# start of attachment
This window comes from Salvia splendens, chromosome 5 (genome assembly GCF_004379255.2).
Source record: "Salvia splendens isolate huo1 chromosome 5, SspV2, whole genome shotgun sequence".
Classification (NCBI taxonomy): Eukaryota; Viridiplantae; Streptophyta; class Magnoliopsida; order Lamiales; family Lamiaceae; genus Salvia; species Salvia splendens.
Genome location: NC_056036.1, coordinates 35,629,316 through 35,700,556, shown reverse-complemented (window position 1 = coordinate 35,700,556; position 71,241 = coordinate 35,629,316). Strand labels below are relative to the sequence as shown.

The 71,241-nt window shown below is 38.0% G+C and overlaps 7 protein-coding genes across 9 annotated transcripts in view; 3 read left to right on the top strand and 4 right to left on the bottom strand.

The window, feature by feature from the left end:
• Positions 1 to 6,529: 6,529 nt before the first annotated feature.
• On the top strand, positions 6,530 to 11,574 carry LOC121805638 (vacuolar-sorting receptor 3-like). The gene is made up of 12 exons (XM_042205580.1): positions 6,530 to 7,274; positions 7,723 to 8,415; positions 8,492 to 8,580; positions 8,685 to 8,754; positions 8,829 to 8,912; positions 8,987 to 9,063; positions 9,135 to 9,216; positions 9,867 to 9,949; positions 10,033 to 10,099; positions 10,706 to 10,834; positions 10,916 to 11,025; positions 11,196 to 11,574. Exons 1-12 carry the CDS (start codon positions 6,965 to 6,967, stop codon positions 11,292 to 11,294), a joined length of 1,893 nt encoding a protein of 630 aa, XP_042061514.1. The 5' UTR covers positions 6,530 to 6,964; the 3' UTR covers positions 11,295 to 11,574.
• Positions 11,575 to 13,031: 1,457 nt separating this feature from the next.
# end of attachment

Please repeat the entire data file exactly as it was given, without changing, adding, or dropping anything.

This window comes from Salvia splendens, chromosome 5 (genome assembly GCF_004379255.2).
Source record: "Salvia splendens isolate huo1 chromosome 5, SspV2, whole genome shotgun sequence".
Classification (NCBI taxonomy): Eukaryota; Viridiplantae; Streptophyta; class Magnoliopsida; order Lamiales; family Lamiaceae; genus Salvia; species Salvia splendens.
Genome location: NC_056036.1, coordinates 35,629,316 through 35,700,556, shown reverse-complemented (window position 1 = coordinate 35,700,556; position 71,241 = coordinate 35,629,316). Strand labels below are relative to the sequence as shown.

The 71,241-nt window shown below is 38.0% G+C and overlaps 7 protein-coding genes across 9 annotated transcripts in view; 3 read left to right on the top strand and 4 right to left on the bottom strand.

The window, feature by feature from the left end:
• Positions 1 to 6,529: 6,529 nt before the first annotated feature.
• On the top strand, positions 6,530 to 11,574 carry LOC121805638 (vacuolar-sorting receptor 3-like). The gene is made up of 12 exons (XM_042205580.1): positions 6,530 to 7,274; positions 7,723 to 8,415; positions 8,492 to 8,580; positions 8,685 to 8,754; positions 8,829 to 8,912; positions 8,987 to 9,063; positions 9,135 to 9,216; positions 9,867 to 9,949; positions 10,033 to 10,099; positions 10,706 to 10,834; positions 10,916 to 11,025; positions 11,196 to 11,574. Exons 1-12 carry the CDS (start codon positions 6,965 to 6,967, stop codon positions 11,292 to 11,294), a joined length of 1,893 nt encoding a protein of 630 aa, XP_042061514.1. The 5' UTR covers positions 6,530 to 6,964; the 3' UTR covers positions 11,295 to 11,574.
• Positions 11,575 to 13,031: 1,457 nt separating this feature from the next.